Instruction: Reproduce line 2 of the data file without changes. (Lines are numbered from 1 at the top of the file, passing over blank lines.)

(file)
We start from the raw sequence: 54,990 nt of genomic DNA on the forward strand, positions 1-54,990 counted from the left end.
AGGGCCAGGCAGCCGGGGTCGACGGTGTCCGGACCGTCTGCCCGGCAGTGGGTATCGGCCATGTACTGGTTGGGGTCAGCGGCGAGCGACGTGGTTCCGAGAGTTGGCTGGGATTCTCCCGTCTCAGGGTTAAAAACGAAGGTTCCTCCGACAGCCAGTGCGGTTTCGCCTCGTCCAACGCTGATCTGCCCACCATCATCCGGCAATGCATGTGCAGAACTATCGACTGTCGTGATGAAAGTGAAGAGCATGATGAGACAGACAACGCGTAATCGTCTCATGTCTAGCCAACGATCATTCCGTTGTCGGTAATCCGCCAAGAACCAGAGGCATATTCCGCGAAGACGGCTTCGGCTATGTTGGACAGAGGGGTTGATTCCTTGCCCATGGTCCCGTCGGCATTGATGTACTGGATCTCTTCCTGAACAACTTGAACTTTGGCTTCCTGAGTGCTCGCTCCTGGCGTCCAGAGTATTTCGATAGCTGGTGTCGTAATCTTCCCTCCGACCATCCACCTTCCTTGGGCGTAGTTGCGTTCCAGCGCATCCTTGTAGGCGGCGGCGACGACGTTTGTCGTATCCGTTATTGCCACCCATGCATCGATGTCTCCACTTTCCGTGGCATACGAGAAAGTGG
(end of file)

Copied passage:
AGGGCCAGGCAGCCGGGGTCGACGGTGTCCGGACCGTCTGCCCGGCAGTGGGTATCGGCCATGTACTGGTTGGGGTCAGCGGCGAGCGACGTGGTTCCGAGAGTTGGCTGGGATTCTCCCGTCTCAGGGTTAAAAACGAAGGTTCCTCCGACAGCCAGTGCGGTTTCGCCTCGTCCAACGCTGATCTGCCCACCATCATCCGGCAATGCATGTGCAGAACTATCGACTGTCGTGATGAAAGTGAAGAGCATGATGAGACAGACAACGCGTAATCGTCTCATGTCTAGCCAACGATCATTCCGTTGTCGGTAATCCGCCAAGAACCAGAGGCATATTCCGCGAAGACGGCTTCGGCTATGTTGGACAGAGGGGTTGATTCCTTGCCCATGGTCCCGTCGGCATTGATGTACTGGATCTCTTCCTGAACAACTTGAACTTTGGCTTCCTGAGTGCTCGCTCCTGGCGTCCAGAGTATTTCGATAGCTGGTGTCGTAATCTTCCCTCCGACCATCCACCTTCCTTGGGCGTAGTTGCGTTCCAGCGCATCCTTGTAGGCGGCGGCGACGACGTTTGTCGTATCCGTTATTGCCACCCATGCATCGATGTCTCCACTTTCCGTGGCATACGAGAAAGTGG